Dog welfare organisations Dogs Trust and the Kennel Club are
supporting Matthew Offord, Conservative MP for Hendon, who is
calling for a ban on the sale and use of electric shock collars
during a Ten Minute Rule Bill presented to the House of Commons on
The Ten Minute Rule Bill follows the publication of two pieces
of research, funded by Defra and published last summer, which show
that electric shock collars can cause negative behavioural and
physiological changes in dogs and are open to misuse by users of
Although banned by the Welsh government in 2010, electric shock
collars are used widely in the UK, with over 300,000* reportedly in
use in 2012. They are worn around a dog's neck and work by
delivering a short or prolonged electric shock to the dog (either
via a remote control or delivered automatically) to 'correct' an
Both Dogs Trust and the Kennel Club are against the use of
negative training methods or devices and believe the use of
electric shock collars is both irresponsible and ineffective.
Every dog should be trained using kind, fair and reward-based
methods which are effectively used to train dogs by the police, the
army and assistance dog charities, which have some of the best
trained dogs in the world. Defra's research found that
positive reinforcement is just as effective in treating behavioural
issues in dogs, including livestock chasing, which is often the
main justification given for their use.
Matthew Offord MP explains: "The reason I am raising this issue
is because Defra is continuing to ignore its own research. In
2013, Defra published its two studies which showed that electric
shock collars can cause some dogs negative welfare issues even when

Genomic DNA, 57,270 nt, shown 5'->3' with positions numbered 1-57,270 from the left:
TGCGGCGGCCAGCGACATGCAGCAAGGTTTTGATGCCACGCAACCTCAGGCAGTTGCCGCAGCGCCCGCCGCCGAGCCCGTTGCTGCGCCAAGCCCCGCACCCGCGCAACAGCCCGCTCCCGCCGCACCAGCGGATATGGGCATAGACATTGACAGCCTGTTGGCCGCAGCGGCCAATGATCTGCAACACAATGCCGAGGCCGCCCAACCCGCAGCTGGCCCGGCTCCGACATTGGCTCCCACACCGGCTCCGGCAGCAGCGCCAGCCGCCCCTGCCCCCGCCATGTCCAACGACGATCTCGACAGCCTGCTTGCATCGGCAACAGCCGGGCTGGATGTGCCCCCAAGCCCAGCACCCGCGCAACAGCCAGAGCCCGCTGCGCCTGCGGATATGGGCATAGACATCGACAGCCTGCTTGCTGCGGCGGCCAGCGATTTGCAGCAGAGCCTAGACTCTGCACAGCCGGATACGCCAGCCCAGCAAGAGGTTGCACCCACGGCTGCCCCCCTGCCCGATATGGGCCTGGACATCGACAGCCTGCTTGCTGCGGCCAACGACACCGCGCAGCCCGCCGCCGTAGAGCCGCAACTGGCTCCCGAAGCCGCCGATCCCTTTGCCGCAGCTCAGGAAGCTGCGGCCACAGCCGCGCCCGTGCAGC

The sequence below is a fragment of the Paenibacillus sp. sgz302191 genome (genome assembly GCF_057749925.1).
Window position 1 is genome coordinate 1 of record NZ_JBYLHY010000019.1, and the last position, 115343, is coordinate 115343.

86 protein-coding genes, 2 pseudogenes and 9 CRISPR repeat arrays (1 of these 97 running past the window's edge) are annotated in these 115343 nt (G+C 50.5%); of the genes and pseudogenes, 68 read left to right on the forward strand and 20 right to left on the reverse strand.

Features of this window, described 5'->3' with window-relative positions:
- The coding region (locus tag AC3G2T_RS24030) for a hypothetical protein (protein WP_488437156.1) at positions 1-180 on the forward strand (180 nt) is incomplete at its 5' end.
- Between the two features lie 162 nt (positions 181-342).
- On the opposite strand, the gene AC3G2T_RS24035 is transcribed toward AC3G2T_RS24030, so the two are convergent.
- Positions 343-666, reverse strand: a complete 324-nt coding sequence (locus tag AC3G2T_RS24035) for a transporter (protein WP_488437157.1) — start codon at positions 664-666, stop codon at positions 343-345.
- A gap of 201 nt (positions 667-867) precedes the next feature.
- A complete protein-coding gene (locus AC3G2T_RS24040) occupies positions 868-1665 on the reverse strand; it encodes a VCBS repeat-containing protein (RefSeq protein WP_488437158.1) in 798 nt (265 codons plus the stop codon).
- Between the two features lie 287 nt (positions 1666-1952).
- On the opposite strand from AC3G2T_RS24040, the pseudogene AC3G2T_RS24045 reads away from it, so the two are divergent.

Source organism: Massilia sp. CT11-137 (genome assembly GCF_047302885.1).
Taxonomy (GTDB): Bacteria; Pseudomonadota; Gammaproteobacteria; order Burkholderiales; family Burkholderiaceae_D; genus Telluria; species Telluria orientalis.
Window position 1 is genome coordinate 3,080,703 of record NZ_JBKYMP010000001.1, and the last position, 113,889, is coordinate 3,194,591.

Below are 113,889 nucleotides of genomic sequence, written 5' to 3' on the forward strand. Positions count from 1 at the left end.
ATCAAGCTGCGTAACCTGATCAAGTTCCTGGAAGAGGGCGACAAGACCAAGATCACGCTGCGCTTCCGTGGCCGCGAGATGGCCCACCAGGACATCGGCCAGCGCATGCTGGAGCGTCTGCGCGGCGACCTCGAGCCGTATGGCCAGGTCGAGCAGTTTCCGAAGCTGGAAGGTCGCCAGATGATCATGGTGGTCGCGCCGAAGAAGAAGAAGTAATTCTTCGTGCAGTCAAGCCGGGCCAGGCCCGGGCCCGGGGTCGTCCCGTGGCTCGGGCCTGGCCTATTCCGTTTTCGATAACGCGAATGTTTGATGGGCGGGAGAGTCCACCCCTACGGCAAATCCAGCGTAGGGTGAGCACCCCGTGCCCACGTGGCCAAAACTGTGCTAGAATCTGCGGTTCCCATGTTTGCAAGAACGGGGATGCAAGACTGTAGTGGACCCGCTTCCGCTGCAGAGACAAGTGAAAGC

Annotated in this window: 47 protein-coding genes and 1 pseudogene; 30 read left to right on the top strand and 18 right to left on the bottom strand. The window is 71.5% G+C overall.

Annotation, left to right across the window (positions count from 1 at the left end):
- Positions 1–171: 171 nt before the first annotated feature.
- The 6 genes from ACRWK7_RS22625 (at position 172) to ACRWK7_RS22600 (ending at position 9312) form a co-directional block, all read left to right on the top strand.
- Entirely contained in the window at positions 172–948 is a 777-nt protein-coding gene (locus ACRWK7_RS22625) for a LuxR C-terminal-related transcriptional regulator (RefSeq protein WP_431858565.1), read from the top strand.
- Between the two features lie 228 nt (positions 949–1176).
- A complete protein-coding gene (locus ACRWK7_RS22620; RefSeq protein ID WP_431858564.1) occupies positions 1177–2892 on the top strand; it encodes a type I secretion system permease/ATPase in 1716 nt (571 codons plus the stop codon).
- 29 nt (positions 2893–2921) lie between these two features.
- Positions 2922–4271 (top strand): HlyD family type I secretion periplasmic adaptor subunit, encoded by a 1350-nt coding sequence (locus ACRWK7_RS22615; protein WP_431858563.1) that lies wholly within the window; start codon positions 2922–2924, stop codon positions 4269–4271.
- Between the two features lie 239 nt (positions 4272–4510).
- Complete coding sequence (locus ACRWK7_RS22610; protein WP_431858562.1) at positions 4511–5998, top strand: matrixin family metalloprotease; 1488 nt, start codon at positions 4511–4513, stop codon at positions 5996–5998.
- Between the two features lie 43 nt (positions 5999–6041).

trained by a professional using "relatively benign training
programmes", so therefore many would deem them unsafe. Very few
people who buy these devices would have the skill set of an
experienced training and behaviour advisor, so there would surely
be a heightened chance of long-term negative impacts.
"Dogs Trust and the Kennel Club have long campaigned for the
sale and use of electric shock collars to be banned as numerous
pieces of research, including the most recent Defra studies, have
shown that they can have a negative effect on dog welfare.
"As a dog will have no idea what has caused the pain, it is far
more likely to associate it with something in its immediate
environment than to connect it with its own behaviour at the time.
This is why cases of dogs attacking other dogs, their owner, or
another animal close by at the time of the shock are common. Dogs
Trust and the Kennel Club believe positive training methods have a
greater influence over a dog's behaviour than electric shock
collars without ever compromising the dog's health and well-being
or the bond between an owner and their dog."
*Research from University of Lincoln - http://www.lincoln.ac.uk/news/2012/09/561.asp